Barley response to mineral stress caused by the presence of coal fly ash (FA) in plant growth media.
We examined plants germination, growth, and a wide variety of potentially toxic elements, such as As, B, Co, Cu, Cr, Hg, Li, Mn, Ni, Ti, V, Zn uptake by the plants. The growth media were composed of a soil as a control, and two mentioned above ashes in the following combinations: 90%FA + 10%Soil, 80%FA + 20%Soil, 70%FA + 30%Soil, 60%FA + 40%Soil, 50%FA + 50%Soil, 40%FA + 60%Soil, 30%FA + 70%Soil, 20%FA + 80%Soil, 10%FA + 90%Soil. Barley (Hordeum vulgare), ryegrass (Lolium perenne), Sudan grass (Sorghum bicolor), canola (Brassica campestris), rapeseed (Brassica napus), and alfalfa (Medicago sativa) were grown in Petri dishes for 14-21 days in listed above growth media.
Results indicated that plant growth was greater on media composed of soil and FA when compared to the FA alone. Plants did not grow on the VCSU FA media, and barley was the only plant species tested that established growth on NDSU FA alone. Concentration of the most elements in plants grown on the soil control was similar to levels in the growth media containing FA. Barley appeared to be very viable plant, able to tolerate both relatively high amounts of toxic metals and poor growth conditions, such as growth media containing FA. It also has a root system able to stabilize coal FA piles. We concluded that the mineral stress caused by the presences of FA in growth media was tolerated by barley at greater extend than other plants tested. There were noticeable differences in seedlings growth, depending on the type and source of coal FA used.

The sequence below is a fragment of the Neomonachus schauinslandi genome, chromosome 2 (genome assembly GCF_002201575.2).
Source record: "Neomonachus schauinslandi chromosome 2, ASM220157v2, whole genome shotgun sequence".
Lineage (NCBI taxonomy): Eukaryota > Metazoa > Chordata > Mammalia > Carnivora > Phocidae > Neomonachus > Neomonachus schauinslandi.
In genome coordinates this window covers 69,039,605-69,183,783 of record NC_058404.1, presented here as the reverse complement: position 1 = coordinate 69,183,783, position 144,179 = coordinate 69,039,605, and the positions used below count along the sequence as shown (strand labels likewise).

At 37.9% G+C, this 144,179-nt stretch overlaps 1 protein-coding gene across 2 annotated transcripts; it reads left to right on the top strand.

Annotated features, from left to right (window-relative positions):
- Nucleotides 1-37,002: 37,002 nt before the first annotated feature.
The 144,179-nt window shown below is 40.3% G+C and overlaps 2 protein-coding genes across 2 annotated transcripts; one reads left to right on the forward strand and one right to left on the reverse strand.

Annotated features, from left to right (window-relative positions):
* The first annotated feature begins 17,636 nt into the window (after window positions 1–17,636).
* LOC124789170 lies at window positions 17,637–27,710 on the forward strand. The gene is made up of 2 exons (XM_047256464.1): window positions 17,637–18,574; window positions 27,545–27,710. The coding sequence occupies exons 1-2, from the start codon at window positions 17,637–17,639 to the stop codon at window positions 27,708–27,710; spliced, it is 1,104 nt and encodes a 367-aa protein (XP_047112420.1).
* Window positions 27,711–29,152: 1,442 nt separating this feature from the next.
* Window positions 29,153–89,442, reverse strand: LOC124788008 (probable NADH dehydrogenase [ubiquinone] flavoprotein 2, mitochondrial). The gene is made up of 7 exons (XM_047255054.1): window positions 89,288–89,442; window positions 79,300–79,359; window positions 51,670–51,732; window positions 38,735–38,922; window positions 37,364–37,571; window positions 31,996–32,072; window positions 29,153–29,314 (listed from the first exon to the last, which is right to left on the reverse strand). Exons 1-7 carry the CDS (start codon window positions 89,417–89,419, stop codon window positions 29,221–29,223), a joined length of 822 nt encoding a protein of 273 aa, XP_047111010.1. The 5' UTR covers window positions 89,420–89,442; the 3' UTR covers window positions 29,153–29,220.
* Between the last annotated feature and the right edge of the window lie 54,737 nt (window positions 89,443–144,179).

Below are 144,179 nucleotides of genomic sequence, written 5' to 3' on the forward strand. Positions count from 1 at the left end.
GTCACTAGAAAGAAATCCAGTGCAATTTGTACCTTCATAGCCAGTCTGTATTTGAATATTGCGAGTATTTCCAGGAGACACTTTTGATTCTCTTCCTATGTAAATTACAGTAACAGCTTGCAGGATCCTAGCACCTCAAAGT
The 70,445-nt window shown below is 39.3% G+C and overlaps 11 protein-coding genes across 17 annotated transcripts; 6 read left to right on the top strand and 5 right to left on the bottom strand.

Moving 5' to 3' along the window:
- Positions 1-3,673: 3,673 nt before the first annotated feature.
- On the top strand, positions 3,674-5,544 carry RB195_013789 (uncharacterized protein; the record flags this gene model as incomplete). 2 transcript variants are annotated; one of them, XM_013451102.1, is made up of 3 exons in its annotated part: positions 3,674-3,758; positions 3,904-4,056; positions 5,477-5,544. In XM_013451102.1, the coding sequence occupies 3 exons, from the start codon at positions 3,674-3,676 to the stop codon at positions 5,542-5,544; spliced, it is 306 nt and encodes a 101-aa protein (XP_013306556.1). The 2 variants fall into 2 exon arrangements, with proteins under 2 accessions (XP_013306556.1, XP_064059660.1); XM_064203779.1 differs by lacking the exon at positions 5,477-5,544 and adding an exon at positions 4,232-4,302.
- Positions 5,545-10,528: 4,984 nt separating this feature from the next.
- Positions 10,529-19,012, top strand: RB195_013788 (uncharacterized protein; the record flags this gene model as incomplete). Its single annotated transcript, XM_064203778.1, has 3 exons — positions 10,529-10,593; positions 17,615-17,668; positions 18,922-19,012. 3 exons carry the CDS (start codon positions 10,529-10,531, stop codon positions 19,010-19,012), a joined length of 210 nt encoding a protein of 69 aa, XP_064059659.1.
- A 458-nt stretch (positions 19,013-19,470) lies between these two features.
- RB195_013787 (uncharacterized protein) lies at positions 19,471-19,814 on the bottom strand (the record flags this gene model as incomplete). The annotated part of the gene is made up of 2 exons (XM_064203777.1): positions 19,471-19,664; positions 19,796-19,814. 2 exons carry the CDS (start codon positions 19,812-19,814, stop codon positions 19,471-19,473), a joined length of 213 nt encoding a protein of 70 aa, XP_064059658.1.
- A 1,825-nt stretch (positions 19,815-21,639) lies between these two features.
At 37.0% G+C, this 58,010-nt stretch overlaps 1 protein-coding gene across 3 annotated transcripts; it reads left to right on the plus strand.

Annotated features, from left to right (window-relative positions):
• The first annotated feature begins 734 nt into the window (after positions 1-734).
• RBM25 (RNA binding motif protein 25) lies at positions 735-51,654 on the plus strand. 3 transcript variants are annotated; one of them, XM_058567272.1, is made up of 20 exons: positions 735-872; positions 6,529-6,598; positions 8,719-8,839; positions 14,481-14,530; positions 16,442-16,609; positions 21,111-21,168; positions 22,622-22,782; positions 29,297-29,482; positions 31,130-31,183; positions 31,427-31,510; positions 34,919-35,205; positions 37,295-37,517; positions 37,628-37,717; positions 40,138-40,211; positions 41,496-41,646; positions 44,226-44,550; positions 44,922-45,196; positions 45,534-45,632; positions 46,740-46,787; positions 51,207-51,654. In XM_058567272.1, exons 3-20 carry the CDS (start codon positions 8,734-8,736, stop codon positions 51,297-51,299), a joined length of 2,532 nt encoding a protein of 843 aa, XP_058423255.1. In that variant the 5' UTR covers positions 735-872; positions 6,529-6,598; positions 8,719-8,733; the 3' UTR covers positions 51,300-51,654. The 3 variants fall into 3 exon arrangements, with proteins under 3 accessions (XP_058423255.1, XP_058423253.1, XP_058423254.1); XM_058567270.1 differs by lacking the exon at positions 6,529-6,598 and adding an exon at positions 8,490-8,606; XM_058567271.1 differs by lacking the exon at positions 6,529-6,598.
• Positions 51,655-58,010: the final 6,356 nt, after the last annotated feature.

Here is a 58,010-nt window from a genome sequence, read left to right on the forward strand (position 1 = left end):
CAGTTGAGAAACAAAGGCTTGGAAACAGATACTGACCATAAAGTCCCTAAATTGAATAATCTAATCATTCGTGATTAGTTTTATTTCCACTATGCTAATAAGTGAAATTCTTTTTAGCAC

Large scale implementation of plant cover over coal FA landfills will require conducting in-depth and large scale research. Plants should be grown till reaching maturity and results of such experiments would provide data for large-scale application of "green technology" to establish the growth of selected plant species on coal FA. Our results clearly demonstrated that plants are able to grow in such adverse conditions, as on coal FA media. In addition, our results have shown that the transfer of heavy metals present in FA to plants is limited. Thus, heavy metals transmission to a food chain is unlikely, and therefore, application of FA to plant growth media would not be dangerous from environmental health perspective.
This project was supported by grants from the National Center for Research Resources (5P20RRO16471-12) and the National Institute of General Medical Sciences (8 P20 GM1 O3442-12) from the National Institutes of Health.
Audrey Fergel *, Mardee Lander, Emma Nelson, Ashley Farnsworth, Candace Kraft, Erin McLean, Fakira Soumaila, and Jerzy J. Bilski
Department of Biology, Valley City State University, Valley City, ND
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|Title Annotation:||Undergraduate Communications in the A. Roger Denison Competition|
|Author:||Fergel, Audrey; Lander, Mardee; Nelson, Emma; Farnsworth, Ashley; Kraft, Candace; McLean, Erin; Soum|
|Publication:||Proceedings of the North Dakota Academy of Science|
|Date:||Apr 1, 2012|
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